As we've said before, giffgaff is to Halloween as John Lewis is to Christmas. Each year they put themselves under pressure to create something even more spectacular and in 2017, they've once again succeeded.
To understand this film and giffgaff's whole preoccupation with Halloween, you have to first of all examine the telecom company's relationship with its punters. This is not a standard supplier-and-customer kind of a deal... giffgaff has achieved what many in the marketing world consider to be the Holy Grail - a loyal fanbase who regard themselves as a community. Not for nothing do giffgaff refer to their customers as 'members'. Yes, ultimately it's a business relationship but it's one built around trust and mutual admiration. And it works.
The annual Halloween film is part of that relationship. It came about because giffgaff pays attention to the forums it has spawned and a love of Halloween was a recurring theme. A younger demographic is in thrall to this annual opportunity to dress up and have fun. This is partly a reaction to the hostility of older generations irked by Halloween's Americanness who prefer to wait a few days until November 5th and stand around a bonfire in the drizzle while eating baked potatoes and being terrorised by fireworks.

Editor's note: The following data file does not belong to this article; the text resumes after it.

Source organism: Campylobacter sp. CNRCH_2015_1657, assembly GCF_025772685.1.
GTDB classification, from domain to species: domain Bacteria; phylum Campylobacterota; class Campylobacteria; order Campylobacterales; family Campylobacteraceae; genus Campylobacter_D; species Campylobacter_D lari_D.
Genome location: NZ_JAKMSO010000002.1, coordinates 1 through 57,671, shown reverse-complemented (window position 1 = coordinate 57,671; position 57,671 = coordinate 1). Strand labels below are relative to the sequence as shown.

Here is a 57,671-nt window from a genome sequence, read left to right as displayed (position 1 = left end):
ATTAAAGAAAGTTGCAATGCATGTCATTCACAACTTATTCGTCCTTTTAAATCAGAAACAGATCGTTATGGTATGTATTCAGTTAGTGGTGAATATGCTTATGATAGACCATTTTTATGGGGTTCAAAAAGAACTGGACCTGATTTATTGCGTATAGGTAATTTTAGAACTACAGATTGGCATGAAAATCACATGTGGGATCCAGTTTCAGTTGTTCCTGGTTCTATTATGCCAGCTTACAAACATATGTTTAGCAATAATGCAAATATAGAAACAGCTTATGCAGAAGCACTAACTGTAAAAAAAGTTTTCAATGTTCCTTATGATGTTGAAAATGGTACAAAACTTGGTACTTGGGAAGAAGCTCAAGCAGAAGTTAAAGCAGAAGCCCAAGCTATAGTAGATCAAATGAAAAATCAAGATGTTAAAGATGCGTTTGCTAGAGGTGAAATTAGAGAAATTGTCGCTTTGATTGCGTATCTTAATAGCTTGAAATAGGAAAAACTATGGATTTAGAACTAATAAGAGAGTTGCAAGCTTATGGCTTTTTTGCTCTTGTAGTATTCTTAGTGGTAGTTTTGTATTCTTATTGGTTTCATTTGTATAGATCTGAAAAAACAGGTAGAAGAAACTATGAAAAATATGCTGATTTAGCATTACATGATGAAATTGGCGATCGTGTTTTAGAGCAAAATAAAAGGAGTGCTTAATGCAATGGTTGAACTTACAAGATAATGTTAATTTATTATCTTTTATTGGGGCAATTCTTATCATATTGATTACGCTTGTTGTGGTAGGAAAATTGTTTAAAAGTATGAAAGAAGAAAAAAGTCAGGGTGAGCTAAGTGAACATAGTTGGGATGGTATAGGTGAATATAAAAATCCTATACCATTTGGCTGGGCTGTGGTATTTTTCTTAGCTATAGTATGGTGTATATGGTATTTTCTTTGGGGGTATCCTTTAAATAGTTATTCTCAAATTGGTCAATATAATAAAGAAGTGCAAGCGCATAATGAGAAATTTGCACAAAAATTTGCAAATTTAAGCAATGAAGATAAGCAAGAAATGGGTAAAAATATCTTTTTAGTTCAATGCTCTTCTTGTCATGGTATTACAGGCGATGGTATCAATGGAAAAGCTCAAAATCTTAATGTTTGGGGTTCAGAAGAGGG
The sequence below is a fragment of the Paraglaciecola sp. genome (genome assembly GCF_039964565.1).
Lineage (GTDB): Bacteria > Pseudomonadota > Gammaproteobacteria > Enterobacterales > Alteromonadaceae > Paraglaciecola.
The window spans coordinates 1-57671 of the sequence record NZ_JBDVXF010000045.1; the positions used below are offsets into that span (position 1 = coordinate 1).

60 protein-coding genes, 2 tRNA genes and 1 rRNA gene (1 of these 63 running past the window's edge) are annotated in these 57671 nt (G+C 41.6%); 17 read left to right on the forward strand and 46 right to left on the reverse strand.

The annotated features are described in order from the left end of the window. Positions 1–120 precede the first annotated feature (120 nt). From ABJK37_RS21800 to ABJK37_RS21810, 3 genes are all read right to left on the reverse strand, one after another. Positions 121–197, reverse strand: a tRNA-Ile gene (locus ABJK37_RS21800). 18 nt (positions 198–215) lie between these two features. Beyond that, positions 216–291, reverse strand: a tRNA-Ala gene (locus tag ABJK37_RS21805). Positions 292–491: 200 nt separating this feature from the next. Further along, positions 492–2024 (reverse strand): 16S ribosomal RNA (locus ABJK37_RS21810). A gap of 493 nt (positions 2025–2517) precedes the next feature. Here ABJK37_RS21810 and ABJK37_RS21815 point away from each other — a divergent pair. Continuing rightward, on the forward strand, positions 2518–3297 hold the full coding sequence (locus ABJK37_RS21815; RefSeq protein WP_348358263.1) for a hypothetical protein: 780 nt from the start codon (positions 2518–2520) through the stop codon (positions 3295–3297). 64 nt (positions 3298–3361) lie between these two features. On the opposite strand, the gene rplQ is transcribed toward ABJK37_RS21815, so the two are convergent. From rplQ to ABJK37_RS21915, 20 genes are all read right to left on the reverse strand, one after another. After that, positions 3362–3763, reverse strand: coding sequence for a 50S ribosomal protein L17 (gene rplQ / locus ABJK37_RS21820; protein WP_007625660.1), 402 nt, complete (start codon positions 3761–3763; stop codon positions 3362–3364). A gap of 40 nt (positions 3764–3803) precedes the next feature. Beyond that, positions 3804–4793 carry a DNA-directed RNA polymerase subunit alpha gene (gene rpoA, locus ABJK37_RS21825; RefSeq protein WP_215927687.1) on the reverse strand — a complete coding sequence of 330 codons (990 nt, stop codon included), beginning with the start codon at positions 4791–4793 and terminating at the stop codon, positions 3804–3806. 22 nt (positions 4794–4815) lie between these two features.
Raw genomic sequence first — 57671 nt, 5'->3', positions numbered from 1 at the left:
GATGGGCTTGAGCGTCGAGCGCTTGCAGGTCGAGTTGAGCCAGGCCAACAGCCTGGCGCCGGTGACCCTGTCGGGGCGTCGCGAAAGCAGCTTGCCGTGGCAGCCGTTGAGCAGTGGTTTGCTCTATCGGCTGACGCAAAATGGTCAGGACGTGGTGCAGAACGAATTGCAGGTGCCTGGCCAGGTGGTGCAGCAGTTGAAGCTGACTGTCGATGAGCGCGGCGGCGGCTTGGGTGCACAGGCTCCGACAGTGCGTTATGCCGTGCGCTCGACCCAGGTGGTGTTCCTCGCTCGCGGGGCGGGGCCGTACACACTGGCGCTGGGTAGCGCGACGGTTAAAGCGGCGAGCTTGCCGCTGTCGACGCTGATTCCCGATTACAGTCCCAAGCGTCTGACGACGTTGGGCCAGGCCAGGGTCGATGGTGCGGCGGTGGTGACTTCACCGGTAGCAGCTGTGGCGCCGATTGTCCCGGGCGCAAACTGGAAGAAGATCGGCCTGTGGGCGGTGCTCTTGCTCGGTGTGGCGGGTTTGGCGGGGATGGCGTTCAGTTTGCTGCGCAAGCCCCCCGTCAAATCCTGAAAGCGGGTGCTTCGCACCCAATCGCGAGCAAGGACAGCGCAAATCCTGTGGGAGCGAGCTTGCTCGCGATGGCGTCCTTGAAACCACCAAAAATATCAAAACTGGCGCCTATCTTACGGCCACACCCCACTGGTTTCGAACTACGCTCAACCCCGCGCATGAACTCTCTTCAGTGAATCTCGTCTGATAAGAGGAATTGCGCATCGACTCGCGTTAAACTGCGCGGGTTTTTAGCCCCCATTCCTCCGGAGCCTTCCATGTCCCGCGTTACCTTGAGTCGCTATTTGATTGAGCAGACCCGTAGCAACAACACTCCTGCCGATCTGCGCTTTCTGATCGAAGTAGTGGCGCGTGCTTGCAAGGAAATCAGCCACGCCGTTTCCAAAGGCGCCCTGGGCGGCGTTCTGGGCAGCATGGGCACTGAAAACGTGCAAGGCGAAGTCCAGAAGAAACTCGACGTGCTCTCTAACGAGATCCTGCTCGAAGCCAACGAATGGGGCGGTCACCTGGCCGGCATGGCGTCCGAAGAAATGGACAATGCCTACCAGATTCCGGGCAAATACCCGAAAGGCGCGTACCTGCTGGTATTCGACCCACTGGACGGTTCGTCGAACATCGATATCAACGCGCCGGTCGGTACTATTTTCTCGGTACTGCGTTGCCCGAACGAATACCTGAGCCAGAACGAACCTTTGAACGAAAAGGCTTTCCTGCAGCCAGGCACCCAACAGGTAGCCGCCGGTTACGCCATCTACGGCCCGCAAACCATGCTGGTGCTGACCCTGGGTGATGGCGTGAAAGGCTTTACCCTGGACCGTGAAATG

In this context, the annual Halloween film takes on a special importance and has become a landmark event in giffgaff's marketing year.
The latest film drops the deliberately kitsch horror references of the past and takes itself a bit more seriously. The knowing self-parody has been replaced by a cinematic film designed to send a proper chill up the audience's spine. It has been expertly put together, exploring less familiar tropes in a highly effective way.
Ultimately, it cleverly comes back to giffgaff's core proposition and, while this works, it doesn't feel strictly necessary. Perhaps next year, they'll deliver a short horror film with no connection to the service it advertises... we've a feeling giffgaff's Halloween-loving fans would be well up for that.